But beware: if it is hunger, avoid the temptation of getting up to feed her whenever she howls at night. She’ll then learn that crying at night leads to food, and you’ve suddenly got a bad habit on your hands! Instead, feed your kitty in the evening so that her tummy doesn’t start to growl at the stroke of midnight.

Another reason may be that she sees another cat. If she’s spending her late-night hours patrolling the windows and sees another feline roaming the area – it’s howl time. Cats are naturally territorial creatures, so they get distressed if they see a fellow feline on their turf.

In this case, a yowl could mean she wants out (she may need to have some words with the intruder). Or, if she’s an indoor cat, it could be a sign of anxiety and helplessness, not being able to do anything. (If she’s an only cat, she also may want to say hey to a new friend.)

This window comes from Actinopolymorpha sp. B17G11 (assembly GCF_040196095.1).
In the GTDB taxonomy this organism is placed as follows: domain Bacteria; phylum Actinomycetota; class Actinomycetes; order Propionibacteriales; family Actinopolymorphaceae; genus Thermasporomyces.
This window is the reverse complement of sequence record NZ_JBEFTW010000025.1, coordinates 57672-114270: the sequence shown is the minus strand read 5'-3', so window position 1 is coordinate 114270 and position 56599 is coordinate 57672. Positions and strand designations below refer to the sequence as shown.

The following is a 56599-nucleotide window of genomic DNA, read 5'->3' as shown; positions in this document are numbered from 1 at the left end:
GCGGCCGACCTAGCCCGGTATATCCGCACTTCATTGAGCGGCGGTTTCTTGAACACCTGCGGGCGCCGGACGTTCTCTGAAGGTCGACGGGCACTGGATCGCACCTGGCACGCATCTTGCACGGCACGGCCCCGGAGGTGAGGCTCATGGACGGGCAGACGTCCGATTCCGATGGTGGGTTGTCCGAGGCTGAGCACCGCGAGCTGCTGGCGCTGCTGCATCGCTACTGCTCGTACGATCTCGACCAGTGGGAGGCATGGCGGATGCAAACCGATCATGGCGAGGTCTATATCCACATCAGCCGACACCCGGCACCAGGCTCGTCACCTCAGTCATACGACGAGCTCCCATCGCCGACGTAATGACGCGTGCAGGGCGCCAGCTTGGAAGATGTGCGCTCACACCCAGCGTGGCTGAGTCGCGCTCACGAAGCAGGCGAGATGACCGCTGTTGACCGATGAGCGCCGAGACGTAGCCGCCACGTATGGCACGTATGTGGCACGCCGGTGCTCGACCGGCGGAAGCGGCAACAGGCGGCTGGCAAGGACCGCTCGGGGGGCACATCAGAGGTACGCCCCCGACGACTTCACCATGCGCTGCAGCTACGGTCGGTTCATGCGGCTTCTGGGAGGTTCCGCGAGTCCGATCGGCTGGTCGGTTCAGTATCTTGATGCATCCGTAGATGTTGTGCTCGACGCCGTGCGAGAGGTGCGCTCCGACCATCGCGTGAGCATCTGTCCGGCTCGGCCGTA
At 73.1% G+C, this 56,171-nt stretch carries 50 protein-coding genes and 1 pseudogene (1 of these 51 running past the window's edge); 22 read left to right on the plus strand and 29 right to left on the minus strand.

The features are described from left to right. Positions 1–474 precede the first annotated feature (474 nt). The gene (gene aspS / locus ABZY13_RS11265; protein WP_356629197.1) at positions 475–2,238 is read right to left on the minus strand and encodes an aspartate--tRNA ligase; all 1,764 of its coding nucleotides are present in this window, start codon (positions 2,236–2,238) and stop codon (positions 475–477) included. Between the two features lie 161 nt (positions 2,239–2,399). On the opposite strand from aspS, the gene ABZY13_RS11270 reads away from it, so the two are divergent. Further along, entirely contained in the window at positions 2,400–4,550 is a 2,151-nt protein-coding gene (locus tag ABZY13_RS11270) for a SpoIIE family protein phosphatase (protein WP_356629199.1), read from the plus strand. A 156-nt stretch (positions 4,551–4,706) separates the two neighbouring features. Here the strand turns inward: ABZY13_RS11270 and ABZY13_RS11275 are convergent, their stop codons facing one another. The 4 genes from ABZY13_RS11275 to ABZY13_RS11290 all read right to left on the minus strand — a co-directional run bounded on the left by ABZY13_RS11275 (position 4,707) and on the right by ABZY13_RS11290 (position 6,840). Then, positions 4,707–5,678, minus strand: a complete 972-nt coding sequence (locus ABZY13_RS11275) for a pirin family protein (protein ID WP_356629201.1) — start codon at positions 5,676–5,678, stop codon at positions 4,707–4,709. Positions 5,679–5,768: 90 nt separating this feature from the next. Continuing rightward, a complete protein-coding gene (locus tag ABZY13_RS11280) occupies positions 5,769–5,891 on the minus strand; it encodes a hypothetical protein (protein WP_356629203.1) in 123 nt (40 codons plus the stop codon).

Alternatively, and unfortunately, yowling could be a symptom of illness or injury; if it happens often and you can’t figure out why – you may want to consult your vet.

Why Do Cats Cry at Night

Think about it: you’re awoken in the middle of the night by a yowl, but have you ever heard it during the day?

Cats generally save their cries of despair for the late-night hours (much to the dismay of our sleep cycle). But it’s not because they don’t want you to get your beauty sleep (they’re not that vengeful!).

Felines are nocturnal creatures, which means they’re most active at night. (Plus, they’re much too busy with all those daytime cat naps to worry about yowling!) This also means that they’re more likely to get lonely at night; they’re ready to hang, and you’re conked out.

Isolation is a big reason for howling. Mainly if your cat is brand new to your home and more accustomed to being around, say, a litter of fellow kittens or a shelter filled with other cats.

If you suspect this to be the case, make him a comfortable spot in your bedroom. Sure, you won’t be the active companion he may seek, but in many cases, your presence is enough.

Why Do Male Cats Cry Like A Baby At Night